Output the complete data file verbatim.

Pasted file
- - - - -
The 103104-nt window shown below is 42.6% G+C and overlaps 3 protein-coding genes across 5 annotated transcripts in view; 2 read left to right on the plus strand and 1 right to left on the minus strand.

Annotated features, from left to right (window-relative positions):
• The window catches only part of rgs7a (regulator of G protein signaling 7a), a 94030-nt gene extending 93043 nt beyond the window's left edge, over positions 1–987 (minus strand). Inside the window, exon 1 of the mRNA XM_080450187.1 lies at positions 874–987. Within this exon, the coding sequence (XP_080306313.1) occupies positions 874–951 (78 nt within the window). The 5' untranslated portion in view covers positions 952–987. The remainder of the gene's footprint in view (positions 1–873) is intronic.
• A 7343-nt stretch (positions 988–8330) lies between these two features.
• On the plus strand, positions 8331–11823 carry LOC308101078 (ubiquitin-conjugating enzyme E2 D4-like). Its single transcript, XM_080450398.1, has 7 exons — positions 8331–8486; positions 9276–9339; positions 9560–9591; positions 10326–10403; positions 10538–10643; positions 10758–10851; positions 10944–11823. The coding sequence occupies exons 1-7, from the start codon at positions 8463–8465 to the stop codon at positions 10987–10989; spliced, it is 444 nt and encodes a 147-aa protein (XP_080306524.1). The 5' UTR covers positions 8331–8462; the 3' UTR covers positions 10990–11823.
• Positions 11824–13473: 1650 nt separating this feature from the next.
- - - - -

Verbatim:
The 103104-nt window shown below is 42.6% G+C and overlaps 3 protein-coding genes across 5 annotated transcripts in view; 2 read left to right on the plus strand and 1 right to left on the minus strand.

Annotated features, from left to right (window-relative positions):
• The window catches only part of rgs7a (regulator of G protein signaling 7a), a 94030-nt gene extending 93043 nt beyond the window's left edge, over positions 1–987 (minus strand). Inside the window, exon 1 of the mRNA XM_080450187.1 lies at positions 874–987. Within this exon, the coding sequence (XP_080306313.1) occupies positions 874–951 (78 nt within the window). The 5' untranslated portion in view covers positions 952–987. The remainder of the gene's footprint in view (positions 1–873) is intronic.
• A 7343-nt stretch (positions 988–8330) lies between these two features.
• On the plus strand, positions 8331–11823 carry LOC308101078 (ubiquitin-conjugating enzyme E2 D4-like). Its single transcript, XM_080450398.1, has 7 exons — positions 8331–8486; positions 9276–9339; positions 9560–9591; positions 10326–10403; positions 10538–10643; positions 10758–10851; positions 10944–11823. The coding sequence occupies exons 1-7, from the start codon at positions 8463–8465 to the stop codon at positions 10987–10989; spliced, it is 444 nt and encodes a 147-aa protein (XP_080306524.1). The 5' UTR covers positions 8331–8462; the 3' UTR covers positions 10990–11823.
• Positions 11824–13473: 1650 nt separating this feature from the next.